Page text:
The Pi-Top turns a Raspberry Pi into a laptop to help teach coding – The Verge

The original Pi-Top was a modular laptop powered by a Raspberry Pi that came out on Indiegogo back in 2014. Now, the company (also called Pi-Top) is back with an updated version of the laptop that looks to improve on the original in a couple of key ways, via Engadget.

The Raspberry Pi is best known as a diminutive mini-computer that’s good for coding projects due to its low cost and small size. The Pi-Top takes a different approach to the tiny computer, though, using it as the brains for a larger device that manages to turn the humble Pi into a full-sized laptop, which is designed to help teach coding skills.


The updated Pi-Top is easier to assemble than the first model, and features a clever adjustable keyboard, which slides forward to reveal the Pi itself, along with what the company calls the “Modular Rail,” where users can attach new components and Pi-Top accessories. The new Pi-Top comes with one compatible accessory out of the box; an “Inventor’s Kit” that consists of a breadboard and some basic components for building small projects, like LEDs; a microphone; and a motion sensor. Like the original, it runs a custom operating system called “pi-topOS: Polaris,” which looks to be a little more user friendly than the standard Raspian OS.

The new Pi-Top model made other necessary improvements, too: the screen is now a 14-inch, 1080p panel, the design is sleeker, and the trackpad is now sensibly located at the bottom of the keyboard, instead of the baffling placement to the right of it from the first iteration of the device.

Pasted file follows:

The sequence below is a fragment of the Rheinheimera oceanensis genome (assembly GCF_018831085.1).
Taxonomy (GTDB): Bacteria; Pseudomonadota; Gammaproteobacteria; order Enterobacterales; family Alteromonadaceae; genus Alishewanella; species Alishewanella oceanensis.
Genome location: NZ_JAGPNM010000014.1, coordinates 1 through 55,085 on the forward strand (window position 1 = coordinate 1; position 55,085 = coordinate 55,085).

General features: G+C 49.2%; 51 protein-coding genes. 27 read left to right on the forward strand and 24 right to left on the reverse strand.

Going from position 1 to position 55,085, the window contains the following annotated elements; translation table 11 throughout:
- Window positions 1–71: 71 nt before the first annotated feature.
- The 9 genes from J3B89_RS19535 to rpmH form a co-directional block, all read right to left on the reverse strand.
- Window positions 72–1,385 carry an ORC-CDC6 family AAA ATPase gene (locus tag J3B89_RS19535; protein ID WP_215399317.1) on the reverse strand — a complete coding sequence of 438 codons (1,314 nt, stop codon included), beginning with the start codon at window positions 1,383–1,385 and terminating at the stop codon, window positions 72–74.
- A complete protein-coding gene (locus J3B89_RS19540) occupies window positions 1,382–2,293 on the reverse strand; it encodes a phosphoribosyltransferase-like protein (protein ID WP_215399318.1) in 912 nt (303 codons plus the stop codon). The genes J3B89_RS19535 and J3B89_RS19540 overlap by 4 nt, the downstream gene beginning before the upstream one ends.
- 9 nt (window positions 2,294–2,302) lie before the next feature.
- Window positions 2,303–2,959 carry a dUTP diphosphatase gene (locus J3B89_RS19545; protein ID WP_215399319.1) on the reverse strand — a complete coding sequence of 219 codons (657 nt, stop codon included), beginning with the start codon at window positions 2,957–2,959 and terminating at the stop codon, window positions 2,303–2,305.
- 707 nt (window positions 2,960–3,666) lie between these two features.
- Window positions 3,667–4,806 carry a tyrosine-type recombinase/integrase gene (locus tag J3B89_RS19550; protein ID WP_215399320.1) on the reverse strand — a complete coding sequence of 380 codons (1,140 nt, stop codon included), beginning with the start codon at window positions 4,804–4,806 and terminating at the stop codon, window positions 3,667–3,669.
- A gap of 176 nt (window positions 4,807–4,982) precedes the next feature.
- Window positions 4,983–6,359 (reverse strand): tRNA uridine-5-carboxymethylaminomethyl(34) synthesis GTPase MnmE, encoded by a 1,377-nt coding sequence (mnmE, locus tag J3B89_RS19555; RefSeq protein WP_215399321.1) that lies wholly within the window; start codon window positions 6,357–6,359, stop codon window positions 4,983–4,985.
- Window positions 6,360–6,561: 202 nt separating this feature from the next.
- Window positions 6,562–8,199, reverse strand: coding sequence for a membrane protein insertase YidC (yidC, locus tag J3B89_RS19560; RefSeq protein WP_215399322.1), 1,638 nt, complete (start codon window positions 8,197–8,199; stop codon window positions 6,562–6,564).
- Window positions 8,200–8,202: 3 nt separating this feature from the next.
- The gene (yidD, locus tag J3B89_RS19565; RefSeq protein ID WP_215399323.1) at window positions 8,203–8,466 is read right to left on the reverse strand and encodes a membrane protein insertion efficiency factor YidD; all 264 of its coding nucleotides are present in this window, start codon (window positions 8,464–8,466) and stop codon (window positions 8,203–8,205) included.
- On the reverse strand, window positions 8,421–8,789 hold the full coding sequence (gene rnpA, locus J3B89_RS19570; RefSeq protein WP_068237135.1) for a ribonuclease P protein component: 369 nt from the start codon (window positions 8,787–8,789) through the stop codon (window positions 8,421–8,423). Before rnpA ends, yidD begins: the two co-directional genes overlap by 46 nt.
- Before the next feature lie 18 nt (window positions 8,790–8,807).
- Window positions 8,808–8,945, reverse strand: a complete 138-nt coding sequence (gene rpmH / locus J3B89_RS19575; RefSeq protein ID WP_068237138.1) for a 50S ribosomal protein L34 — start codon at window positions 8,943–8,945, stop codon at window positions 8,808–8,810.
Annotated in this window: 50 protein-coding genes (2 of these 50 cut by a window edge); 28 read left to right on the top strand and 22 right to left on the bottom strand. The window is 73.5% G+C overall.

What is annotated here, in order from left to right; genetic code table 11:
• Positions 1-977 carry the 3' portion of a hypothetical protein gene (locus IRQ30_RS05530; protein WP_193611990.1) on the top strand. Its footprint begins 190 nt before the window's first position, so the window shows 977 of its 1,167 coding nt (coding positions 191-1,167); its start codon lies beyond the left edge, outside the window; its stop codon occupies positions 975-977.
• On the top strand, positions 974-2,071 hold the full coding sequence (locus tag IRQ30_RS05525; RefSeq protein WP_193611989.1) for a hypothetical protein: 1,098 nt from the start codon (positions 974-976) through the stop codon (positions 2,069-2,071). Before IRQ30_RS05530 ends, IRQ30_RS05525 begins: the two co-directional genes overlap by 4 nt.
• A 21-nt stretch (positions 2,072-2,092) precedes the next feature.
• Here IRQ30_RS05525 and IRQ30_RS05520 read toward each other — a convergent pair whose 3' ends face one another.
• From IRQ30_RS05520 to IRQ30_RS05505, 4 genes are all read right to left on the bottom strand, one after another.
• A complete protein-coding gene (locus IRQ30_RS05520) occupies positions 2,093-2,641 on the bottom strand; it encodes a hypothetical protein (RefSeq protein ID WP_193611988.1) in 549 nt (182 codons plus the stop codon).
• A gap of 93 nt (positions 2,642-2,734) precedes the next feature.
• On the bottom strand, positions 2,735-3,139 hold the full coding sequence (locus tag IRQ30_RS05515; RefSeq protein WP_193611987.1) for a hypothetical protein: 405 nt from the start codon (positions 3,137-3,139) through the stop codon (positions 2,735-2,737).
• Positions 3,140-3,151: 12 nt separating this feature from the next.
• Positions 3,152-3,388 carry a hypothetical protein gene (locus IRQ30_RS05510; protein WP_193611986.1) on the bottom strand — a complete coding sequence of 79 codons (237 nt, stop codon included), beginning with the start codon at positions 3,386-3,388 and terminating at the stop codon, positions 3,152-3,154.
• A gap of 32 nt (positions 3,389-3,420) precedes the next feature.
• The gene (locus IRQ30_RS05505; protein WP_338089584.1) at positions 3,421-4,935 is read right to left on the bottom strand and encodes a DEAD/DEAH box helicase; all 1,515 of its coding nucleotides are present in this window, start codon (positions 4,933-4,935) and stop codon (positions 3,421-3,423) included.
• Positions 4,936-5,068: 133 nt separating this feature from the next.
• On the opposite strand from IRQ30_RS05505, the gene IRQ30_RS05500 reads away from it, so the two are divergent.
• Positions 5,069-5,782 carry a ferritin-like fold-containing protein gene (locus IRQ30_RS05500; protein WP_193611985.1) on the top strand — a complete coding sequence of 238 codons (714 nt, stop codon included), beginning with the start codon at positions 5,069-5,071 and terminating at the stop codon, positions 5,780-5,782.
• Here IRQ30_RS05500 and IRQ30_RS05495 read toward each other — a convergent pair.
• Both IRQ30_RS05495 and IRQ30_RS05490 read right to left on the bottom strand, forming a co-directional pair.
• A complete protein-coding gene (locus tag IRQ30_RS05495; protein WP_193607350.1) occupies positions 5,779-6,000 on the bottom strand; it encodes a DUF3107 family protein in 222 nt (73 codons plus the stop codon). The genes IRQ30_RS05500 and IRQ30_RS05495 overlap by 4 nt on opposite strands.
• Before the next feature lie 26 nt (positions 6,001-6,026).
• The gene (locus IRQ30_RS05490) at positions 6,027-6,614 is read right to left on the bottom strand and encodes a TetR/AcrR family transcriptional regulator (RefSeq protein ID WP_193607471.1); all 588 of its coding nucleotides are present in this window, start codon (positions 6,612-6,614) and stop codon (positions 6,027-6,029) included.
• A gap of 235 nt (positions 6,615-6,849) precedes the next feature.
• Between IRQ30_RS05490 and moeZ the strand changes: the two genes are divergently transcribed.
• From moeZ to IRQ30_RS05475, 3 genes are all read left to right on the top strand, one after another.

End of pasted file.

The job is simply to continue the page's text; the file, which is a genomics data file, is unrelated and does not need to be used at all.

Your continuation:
The learn-to-code marketplace is pretty competitive, though, with companies like Kano — which makes a similar, Pi-powered DIY laptop — offering a lot of competition. But the Pi-Top feels like it’s angled toward older kids more so than other offerings, which often feel more juvenile and focused on teaching the basic logic of coding rather than actual technical skills.

That said, the Pi-Top is priced at $319.99, which not only puts it up against most Chromebooks, but even some lower-priced Windows laptops. It’s also a pretty hefty markup compared to a Raspberry Pi 3 on its own, which costs around $35.

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